The ideal scenario is to create early adopters within the target organizations. Someone who really likes your company and your solutions. Engage him/her and he/she will do the rest.
Last piece of advice. There are many discussions and opinions about building or not building a board for your startup. You don’t need a proper board. But what you need is an advisory board and give to some key adopters a seat. You will leverage their experience as well as their own powerbase. In that way, you will build your own one.
Focus on Strategic Partners
Following my earlier points on niche and powerbase, there is a smarter way to break into large companies. Think wisely what your ideal client buys. Legal services, recruitment services, accounting, marketing, etc. List them.
These firms have nothing in common with each other but one thing: they target the same market that you are targeting. Some of them engage with the same ideal client you pictured. They might target the same managers or executives you identified in your strategy.
Once you know who they are, make sure they have the credibility, reputation and experience to be the right partner for you. Beside leveraging their own network, the partnership will offer an opportunity for you to refer them to your clients.
Provided they are not your competitors (although competitors can form good project-based synergies), the best thing you can do is to build a relationship with them with the objective to help each other and both bring additional value to the same clients. This is incremental value partnership.
Leverage their powerbase by bringing contents, ideas, insights. It can be done through joint seminars, workshops, insight papers, co-marketing activities, etc. Be creative. You are giving to them an additional reason to get in touch with their clients and bring you and your company along with them.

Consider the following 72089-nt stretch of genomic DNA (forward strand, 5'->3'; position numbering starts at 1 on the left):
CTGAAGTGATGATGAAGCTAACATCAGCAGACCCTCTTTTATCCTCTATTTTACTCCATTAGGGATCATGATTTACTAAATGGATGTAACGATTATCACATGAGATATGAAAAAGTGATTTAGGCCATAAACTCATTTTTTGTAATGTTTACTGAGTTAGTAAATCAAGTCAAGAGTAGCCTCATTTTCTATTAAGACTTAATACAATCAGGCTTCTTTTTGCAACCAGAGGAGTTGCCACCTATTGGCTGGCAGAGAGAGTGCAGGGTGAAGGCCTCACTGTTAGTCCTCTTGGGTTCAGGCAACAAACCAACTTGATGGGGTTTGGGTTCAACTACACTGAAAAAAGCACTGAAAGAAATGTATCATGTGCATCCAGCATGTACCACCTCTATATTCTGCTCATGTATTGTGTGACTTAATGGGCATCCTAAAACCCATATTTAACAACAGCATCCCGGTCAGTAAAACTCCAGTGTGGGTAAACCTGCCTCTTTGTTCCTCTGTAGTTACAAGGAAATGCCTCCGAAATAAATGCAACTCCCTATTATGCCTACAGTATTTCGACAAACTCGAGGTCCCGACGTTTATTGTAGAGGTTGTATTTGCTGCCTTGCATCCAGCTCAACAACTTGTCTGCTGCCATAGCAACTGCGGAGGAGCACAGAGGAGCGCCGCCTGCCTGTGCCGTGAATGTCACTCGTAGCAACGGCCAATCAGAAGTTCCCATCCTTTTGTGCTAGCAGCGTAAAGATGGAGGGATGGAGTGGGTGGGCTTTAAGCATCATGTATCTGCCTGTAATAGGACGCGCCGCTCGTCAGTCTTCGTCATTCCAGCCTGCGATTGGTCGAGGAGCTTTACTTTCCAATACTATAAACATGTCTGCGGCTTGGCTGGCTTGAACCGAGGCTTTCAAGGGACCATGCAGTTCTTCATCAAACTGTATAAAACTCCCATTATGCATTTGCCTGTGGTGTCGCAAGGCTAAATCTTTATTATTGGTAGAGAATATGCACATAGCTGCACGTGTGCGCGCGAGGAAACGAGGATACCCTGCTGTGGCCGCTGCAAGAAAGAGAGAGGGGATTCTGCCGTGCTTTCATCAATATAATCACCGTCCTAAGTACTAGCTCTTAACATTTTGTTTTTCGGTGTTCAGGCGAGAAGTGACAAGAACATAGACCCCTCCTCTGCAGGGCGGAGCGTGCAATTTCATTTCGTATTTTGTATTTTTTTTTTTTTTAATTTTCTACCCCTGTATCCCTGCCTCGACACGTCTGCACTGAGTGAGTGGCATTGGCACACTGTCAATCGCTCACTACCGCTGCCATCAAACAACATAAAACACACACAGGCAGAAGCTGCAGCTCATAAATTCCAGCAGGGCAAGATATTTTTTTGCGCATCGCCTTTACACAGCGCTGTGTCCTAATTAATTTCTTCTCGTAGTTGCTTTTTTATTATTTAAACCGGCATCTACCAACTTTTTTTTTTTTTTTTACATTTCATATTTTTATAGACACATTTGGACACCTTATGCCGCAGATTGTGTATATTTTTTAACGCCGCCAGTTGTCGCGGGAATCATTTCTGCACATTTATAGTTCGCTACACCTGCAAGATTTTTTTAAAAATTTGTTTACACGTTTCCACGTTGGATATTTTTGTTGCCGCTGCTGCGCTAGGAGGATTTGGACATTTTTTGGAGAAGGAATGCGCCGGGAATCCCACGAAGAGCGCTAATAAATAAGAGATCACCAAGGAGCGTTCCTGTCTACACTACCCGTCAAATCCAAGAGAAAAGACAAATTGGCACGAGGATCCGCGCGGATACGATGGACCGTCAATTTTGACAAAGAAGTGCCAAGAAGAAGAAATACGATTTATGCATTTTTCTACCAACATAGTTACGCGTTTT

Educate First. Sales Will Come.
Once you have positioned your company, built a new powerbase and new strategic alliances, it is time to fully focus on education. If you are a tech founder, perhaps communicating with impact is not (yet) your main skill.
And, most likely, your solution looks simple to you, but it may not be the case for your clients. If they don’t get it in the first place or they feel this is too complicated/difficult to sell it internally or implement it, the sale is not going to happen. Full stop.
If the first steps have been properly executed, you have now a specific niche to target and a growing powerbase to leverage. How can you make your solution easy to understand so you convert leads in sales? Educate your client as if he/she is 10 years old. Not much on features but more on benefits and paint points you are solving. Use consistently emotions as these are main drivers for buyers.
Last important advice. Be flexible. Think beyond profit. If you feel you are getting close to make the sale and you believe this will be a turning point for your business, be open to change, pivot, twist, turn, adapt your solution. Whatever it takes to make your ideal client happy.
It is frankly pointless to have the most amazing product and no key clients.
If you find my 4-step process insightful for your business, don’t hesitate to get in touch with me to discuss further how this can be implemented it in your organization.
I look forward to reading your comments!